February 28th, 2011

Important Maine business and state government spending facts

db2f2842c25c7d53-economicgrowthGovernor John Baldacci, and his team, deliver a recession budget in 2010. As governor he streamlined services, consolidated agencies and put tax caps in place while never increasing taxes. Bonds and tax incentives helped to grow Maine’s innovative economy. photo by Ramona du Houx

“We owe twice as much in debt as we expect to collect in General Fund revenues over the next two years, and our debt as a percentage of state GDP is twice the national average,” lied LePage in his budget address.

Maine has bond ratings of AA2, AA+, and AA2 from the three leading bond-rating agencies, Moody’s, Fitch, and Standard and Poor’s. That would not be the case if LePage had a grain of truth in his assertions.

“Maine is the hardest place in the country to start and grow a business,” said Gov. LePage during his inaugural address—another big, outright lie.

Maine tax facts are:

• The Tax Foundation recently ranked Maine No. 31, with No. 1 being the best, for business tax climate in fiscal year 2011.
• Maine dropped from No. 1 in this same conservative Tax Foundation’s ranking of state tax burdens to No. 15 during Gov. Baldacci’s time in office.
• For individuals Maine is the middle of the pack, 26th, for taxes according to the Maine Economic Policy Center.

Before Gov. John Baldacci left office he stated, “We just got a financial report that re-forecasts revenues by over $365 million in this year, and in the next two years. A large amount of those revenues came in from corporate tax lines. I remind people those are corporations incorporated in Maine, doing business in Maine, and around the world. Maine-based businesses are being more successful than earlier forecast.”

Facts about Maine incomes, job and business:

• Twelve companies headquartered in the state of Maine were included on the 2010 Inc. 500/5000 list of the fastest growing, privately held companies in America. To qualify, the companies had to have revenues of at least $2 million in 2009.

• According to the Maine Development Foundation, from 2007 to 2008 the state of Maine experienced greater growth in per-capita personal income than the nation—3.9 percent compared to 2 percent. Then the Great Recession hit. Still, from 2009 to 2010, Maine’s personal income grew by 3.5 percent.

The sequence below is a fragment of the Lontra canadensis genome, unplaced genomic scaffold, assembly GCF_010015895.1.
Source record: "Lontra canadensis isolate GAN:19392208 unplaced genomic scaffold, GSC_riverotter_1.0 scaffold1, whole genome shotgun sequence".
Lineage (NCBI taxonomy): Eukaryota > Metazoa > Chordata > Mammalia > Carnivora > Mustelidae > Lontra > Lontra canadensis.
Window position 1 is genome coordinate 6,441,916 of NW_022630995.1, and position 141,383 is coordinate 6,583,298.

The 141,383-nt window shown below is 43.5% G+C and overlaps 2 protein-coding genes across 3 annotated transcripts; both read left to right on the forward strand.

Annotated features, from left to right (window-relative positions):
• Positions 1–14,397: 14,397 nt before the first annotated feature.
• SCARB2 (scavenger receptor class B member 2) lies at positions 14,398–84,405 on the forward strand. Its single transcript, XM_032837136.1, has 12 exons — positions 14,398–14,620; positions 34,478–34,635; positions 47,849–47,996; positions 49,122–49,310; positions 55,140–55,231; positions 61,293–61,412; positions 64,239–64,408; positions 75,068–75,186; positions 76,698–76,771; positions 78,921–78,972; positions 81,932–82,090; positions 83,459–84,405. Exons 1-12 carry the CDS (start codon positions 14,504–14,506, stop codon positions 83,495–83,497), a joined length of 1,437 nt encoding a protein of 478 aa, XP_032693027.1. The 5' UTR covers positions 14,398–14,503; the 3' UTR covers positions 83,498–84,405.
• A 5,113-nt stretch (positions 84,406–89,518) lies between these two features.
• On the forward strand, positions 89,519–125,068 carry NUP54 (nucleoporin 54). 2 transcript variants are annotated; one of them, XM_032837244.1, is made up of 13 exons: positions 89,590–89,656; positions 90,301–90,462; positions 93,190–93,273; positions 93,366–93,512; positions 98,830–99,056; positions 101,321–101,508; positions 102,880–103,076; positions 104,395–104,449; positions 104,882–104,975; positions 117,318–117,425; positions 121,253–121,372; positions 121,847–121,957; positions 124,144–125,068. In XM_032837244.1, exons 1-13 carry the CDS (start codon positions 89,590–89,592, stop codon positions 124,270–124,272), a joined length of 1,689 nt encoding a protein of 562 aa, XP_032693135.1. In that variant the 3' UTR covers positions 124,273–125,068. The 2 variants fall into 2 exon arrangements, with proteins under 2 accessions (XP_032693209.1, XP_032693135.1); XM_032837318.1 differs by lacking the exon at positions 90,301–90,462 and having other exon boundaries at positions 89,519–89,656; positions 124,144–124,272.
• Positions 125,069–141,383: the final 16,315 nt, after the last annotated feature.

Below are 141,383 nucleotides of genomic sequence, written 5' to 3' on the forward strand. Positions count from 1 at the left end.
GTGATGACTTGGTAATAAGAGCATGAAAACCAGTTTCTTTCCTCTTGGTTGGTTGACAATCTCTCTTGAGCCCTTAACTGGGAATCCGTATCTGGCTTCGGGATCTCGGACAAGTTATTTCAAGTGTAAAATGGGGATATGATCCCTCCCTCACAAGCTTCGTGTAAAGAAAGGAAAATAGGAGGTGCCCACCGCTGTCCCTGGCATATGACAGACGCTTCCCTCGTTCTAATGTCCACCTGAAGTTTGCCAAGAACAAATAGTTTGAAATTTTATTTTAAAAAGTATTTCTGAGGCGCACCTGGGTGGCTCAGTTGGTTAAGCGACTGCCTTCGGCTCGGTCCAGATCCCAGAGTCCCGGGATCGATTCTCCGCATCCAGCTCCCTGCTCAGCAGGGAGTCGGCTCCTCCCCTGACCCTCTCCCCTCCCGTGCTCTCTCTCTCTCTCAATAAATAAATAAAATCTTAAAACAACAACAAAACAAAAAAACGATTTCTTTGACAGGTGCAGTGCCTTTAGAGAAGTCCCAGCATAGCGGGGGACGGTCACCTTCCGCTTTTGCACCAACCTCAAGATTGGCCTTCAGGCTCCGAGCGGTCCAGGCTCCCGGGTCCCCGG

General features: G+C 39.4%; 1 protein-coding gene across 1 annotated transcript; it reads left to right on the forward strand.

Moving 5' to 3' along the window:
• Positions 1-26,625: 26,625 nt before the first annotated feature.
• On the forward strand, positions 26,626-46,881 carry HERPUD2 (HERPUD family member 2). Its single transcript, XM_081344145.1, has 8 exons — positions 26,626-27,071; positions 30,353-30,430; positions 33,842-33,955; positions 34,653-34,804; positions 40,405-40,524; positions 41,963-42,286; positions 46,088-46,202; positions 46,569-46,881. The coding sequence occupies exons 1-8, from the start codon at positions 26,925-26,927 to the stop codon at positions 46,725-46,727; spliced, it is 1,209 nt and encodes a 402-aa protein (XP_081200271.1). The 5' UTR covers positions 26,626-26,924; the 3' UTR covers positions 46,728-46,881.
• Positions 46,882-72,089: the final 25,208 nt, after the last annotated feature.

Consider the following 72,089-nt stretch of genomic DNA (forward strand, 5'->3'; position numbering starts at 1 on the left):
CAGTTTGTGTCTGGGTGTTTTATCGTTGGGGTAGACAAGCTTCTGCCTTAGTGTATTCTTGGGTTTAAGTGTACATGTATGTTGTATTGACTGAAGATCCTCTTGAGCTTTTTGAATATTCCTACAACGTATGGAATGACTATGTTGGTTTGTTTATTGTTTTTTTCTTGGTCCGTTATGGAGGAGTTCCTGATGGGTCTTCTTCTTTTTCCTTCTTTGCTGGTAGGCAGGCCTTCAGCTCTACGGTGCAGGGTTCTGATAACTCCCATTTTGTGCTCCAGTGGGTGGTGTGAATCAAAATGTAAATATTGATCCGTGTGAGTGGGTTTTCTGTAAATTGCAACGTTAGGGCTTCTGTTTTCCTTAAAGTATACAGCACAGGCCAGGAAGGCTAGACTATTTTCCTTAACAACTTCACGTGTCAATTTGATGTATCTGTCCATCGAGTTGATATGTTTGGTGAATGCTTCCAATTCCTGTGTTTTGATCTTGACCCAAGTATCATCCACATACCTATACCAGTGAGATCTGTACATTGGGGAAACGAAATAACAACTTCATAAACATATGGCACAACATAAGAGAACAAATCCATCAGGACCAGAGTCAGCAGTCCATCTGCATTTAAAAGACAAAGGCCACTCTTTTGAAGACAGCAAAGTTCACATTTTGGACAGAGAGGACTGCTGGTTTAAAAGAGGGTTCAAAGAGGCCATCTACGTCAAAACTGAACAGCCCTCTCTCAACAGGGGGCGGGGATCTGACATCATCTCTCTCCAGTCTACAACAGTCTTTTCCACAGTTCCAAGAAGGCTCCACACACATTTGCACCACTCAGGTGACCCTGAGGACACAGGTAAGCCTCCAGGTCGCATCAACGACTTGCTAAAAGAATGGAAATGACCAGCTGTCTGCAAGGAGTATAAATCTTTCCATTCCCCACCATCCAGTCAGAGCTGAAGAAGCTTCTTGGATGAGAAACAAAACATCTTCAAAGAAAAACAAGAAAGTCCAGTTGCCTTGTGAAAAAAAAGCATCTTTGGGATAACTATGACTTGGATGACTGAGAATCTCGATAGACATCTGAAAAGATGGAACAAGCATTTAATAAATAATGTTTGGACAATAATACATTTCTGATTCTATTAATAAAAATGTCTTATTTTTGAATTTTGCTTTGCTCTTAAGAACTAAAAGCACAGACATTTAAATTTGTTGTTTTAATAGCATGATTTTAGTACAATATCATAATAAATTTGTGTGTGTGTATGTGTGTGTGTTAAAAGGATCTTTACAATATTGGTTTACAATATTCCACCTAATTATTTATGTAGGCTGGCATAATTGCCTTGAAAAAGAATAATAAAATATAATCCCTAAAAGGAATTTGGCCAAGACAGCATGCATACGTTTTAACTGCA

• According to the Maine Economic Policy Center, Maine is currently experiencing the fastest job growth of all its neighboring states.

• Maine’s labor market has stabilized with an unemployment rate at 7.3 percent, while the national average is 9 percent.

• Between 2002 and 2008, Maine exports rose over $1 billion. In 2010 Maine became the 5th fastest growing state for exports. Over the past eight years, Maine companies brought in $60 million in export sales as a direct result of trade missions and trade shows.

• The 2009 Trade and Energy Mission to Spain and Germany was the most successful trade mission to date, with over $21 million in sales and contracts reported by the Maine companies.

• In the past eight years, over 310 companies have located to Maine or expanded their businesses here, because of Pine Tree Zone Tax incentives. They represent a total investment of $873 million, with an annual payroll of $341 million. That’s 8,206 jobs. Pine Tree Zones companies are located in every county in Maine.

• Over 200 of the PTZ companies are in manufacturing. The majority of these businesses would never have considered Maine if it wasn’t for these highly competitive tax incentives.

National Semiconductor, after a national search for where to expand, ended up choosing — Portland, Maine. It’s a trend that happened with other companies, like T-Mobile and Backyard Farms, and continues to occur because of the tax incentives and Maine’s great workforce. President Clinton, during a campaign stop last year said, “Governor Baldacci’s Pine Tree Zones are like my Enterprise Zone initiative. It’s brought businesses to Maine — it’s a great economic development tool.”

Holding the line on taxes, while other states have raised taxes, helped to lower Maine’s tax ranking.

“And being able to not increase taxes, we put Maine in a much better position coming out of the recession,” said Gov. Baldacci.

The Measures of Growth report also confirmed that Maine’s overall tax burden has declined.

“This is largely because of initiatives such as school district consolidation and reform, corrections consolidation and reform, and spending caps on state, county and local governments that we instituted,” continued Baldacci. “State government has been trimmed by 1,000 jobs, and we’ve streamlined services, giving people better outcomes. State spending and general funding of the budget for this year is about the same dollar amount, $2.69 billion, as it was in 2001.”

“Instead of overspending, Maine has been a model of restraint. That doesn’t work for political campaigns and political rhetoric, but that’s the reality. I stand behind that reality. Those are the facts,” concluded Gov. Baldacci.

Maine is positioned well for economic growth, especially in the innovation economy, which it has been fostering with business initiatives, research and development funding, infrastructure improvements over the last eight years, and by keeping its fiscal house in order.